promote physical, psychological and spiritual well-being (Mojay, 1997). There are many essential oils in aromatherapy that can provide relaxation, stress relief and facilitate a more uplifted spirit. In fact, there are many studies that prove aromatherapy has an effect on sympathetic activity. For example in 2002, researchers reported in the Japanese Journal of Pharmacology that the simple inhalation of patchouli and rose oil reduced sympathetic nervous activity by 40%, with rose oil reducing adrenaline concentrations by 30% (Haze et al, 2002). Each essential oil is comprised of different chemical components that can affect our mental and physical state. In many cases, those chemical components can be enhanced by combining several oils to create a blend that may enrich the effects it has on the human body. Since human bodies are different in many ways, it is important to note that one oil may produce noticeable effects for one person but may not for another. Lavender (Lavandula angustifolia), Neroli (Citrus aurantium var. amara) and Frankincense (Boswellia carterii) are three oils that are particularly known for being very calming and soothing.

The most commonly used oil to reduce stress is Lavender (Lavandula angustifolia). Lavender is an essential oil that can be used to help promote relaxation and relieve stress. A typical Lavender essential oil has a fresh, light, sweet-herbal aroma and its energetic properties can be described as calming, soothing, nurturing, and reducing anxiety or fear (Black and Butje, 2016). The two main chemical components in Lavender are linalyl acetate and linalool. Both of these components have a sedative property that promotes stress reduction and relaxes our bodies. There have been many studies on Lavender and its effects. One interesting study shows that the use of Lavender in an oxygen mask before the use of vaccines reduces stress as well as pain (Kim et al, 2011). There was also a study showing that the use of Lavender on patients with dementia can have positive results on their emotions and aggressive behaviors (Lee, 2005). Many times our sleep pattern can be affected by our stress level. Either we do not get enough sleep because we are stressed or we are stressed because we cannot sleep. One study that was done involving Lavender in Turkey studied the effects of Lavender on sleep and anxiety. It concluded that Lavender decreased the level of anxiety in patients as well as improved their quality of sleep (Bakir, 2015). It’s worth noting that in studies involving sleep or stress reduction, the subjects being studied use the aromatherapy for at least two weeks before evaluating the effects. In some cases, people feel that they should see results from aromatherapy right away, but in reality, depending on the circumstances, it may take a little time to see a sleep pattern change or reduced stress levels.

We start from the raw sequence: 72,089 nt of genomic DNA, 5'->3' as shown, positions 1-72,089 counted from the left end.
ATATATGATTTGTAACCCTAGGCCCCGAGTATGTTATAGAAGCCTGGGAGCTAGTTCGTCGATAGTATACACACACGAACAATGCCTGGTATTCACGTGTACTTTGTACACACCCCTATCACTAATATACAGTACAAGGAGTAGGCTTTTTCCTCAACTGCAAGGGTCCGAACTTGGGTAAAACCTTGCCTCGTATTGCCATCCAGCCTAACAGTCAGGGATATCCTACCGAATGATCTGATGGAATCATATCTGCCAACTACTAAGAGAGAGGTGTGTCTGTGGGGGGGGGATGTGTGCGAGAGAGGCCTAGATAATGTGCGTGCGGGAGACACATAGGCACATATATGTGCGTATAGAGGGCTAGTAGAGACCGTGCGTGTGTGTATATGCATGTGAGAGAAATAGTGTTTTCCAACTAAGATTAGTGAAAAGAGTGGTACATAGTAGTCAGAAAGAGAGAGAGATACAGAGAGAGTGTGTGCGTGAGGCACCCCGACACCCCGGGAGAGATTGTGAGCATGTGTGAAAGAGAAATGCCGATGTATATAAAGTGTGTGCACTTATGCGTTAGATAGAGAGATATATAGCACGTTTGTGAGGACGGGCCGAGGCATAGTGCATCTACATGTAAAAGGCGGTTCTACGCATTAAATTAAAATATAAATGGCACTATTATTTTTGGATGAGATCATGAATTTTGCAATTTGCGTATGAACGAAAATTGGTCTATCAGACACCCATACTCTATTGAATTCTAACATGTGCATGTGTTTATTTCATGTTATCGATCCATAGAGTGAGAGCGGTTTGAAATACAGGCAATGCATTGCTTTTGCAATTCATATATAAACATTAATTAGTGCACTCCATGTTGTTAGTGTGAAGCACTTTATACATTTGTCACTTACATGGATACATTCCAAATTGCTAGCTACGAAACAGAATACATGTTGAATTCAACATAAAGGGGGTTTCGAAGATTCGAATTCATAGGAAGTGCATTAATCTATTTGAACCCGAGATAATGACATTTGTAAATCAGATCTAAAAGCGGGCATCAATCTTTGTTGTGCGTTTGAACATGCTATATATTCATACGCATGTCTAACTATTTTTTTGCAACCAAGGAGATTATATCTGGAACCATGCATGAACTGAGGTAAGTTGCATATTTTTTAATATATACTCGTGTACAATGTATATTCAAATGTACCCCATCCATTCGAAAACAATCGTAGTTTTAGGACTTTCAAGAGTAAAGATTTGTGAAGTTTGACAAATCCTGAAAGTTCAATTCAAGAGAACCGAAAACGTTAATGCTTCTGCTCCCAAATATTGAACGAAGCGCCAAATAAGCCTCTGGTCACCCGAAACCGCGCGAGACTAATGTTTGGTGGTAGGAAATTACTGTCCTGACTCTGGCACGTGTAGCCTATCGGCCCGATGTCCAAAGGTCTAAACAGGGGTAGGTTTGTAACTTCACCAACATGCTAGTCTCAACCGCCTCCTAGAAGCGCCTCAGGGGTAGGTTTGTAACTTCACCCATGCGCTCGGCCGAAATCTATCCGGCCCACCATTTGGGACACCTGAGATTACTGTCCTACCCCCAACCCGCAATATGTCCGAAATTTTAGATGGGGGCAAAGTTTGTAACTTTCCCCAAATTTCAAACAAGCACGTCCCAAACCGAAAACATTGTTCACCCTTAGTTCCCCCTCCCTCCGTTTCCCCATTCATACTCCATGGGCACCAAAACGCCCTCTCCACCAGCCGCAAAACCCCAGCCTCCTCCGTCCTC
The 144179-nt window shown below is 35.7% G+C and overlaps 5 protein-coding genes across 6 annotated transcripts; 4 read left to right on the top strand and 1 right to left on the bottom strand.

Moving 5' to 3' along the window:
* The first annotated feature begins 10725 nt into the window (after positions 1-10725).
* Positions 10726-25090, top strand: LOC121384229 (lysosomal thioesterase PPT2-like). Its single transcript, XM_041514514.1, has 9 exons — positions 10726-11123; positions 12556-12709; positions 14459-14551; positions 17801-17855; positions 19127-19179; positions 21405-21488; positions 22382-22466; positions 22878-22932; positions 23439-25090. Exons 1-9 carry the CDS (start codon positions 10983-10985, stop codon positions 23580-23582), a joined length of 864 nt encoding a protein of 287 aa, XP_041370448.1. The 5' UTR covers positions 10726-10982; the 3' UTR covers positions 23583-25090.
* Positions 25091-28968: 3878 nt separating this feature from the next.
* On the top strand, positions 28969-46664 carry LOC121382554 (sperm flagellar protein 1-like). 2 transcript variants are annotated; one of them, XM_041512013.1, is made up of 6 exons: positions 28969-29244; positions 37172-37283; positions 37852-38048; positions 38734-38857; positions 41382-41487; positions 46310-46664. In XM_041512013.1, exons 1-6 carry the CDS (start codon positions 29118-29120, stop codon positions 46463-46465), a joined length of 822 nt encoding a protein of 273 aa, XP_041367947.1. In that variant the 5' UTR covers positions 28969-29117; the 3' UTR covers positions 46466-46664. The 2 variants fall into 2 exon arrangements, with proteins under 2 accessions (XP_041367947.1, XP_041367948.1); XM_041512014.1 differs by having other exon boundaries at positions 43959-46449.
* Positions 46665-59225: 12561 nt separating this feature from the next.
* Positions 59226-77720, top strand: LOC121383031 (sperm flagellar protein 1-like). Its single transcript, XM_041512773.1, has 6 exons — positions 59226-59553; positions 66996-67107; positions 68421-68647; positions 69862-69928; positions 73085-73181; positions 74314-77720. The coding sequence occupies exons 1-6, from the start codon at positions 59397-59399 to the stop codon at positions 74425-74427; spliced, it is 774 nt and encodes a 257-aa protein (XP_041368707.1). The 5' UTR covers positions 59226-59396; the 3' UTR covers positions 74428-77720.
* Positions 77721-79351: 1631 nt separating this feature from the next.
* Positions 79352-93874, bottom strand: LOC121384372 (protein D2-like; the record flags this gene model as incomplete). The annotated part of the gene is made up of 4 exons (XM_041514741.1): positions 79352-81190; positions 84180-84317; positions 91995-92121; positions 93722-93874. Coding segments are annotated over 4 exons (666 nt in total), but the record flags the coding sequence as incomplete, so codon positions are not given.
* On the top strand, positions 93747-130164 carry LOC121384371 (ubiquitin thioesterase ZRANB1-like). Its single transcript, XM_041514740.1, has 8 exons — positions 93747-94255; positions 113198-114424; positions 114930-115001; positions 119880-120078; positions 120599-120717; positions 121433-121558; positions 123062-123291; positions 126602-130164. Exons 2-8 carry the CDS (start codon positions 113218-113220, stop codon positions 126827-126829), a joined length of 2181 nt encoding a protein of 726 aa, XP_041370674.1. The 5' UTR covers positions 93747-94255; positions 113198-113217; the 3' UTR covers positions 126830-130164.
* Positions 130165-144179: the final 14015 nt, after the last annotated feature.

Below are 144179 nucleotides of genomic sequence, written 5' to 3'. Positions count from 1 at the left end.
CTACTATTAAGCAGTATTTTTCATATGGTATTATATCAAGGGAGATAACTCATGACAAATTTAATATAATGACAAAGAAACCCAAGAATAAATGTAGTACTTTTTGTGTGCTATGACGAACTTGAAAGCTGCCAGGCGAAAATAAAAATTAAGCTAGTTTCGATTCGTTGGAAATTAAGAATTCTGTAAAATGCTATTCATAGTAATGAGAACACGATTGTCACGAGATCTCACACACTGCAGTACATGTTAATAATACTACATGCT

Another oil that helps promote less anxiety and stress is Neroli (Citrus aurantium var. amara). Neroli’s energetic properties can help calm the nerves as well as calm and soothe the heart (Black and Butje, 2016). It is a light and uplifting aroma with a little floral and a little sweet citrus scent. Its major chemical component is a monoterpenol called linalool. Linalool contains therapeutic components that bring antianxiety and sedative effects. A study in 2014 showed Neroli may have potential as an effective intervention to reduce stress and improve the endocrine system. Researchers explored the effects of Neroli inhalation on menopausal symptoms, stress and estrogen in postmenopausal women. The study found that inhalation of neroli oil helps relieve menopausal symptoms, increases sexual desire and reduces blood pressure in postmenopausal women. (Choi et al, 2014). Neroli has been known to help with anxiety, insomnia, restlessness and hypertension. It helps ease mental and emotional tension, nervous depression and both chronic and acute anxiety (Mojay, 1997). It can help those that have become emotionally exhausted as it introduces both comfort and strength. There was a study on swimming gerbils in which they compared gerbils given Xanax, gerbils that inhaled Neroli vapor and had a couple of drops in their swimming water and a control group. They studied and measured the swimming times of these three groups. They measured anxiety and depression to be immobility (Gerbils were judged to be immobile when they floated passively with the head above water) signifying a lower state of mood and this passive behavior was seen as an adoptive response in an inescapable situation. They found that the group that inhaled Neroli swam longer than the control group and in some cases longer than the Xanax group. This study shows the potential for Neroli to be a potential treatment of anxiety (Spink et al, 2008).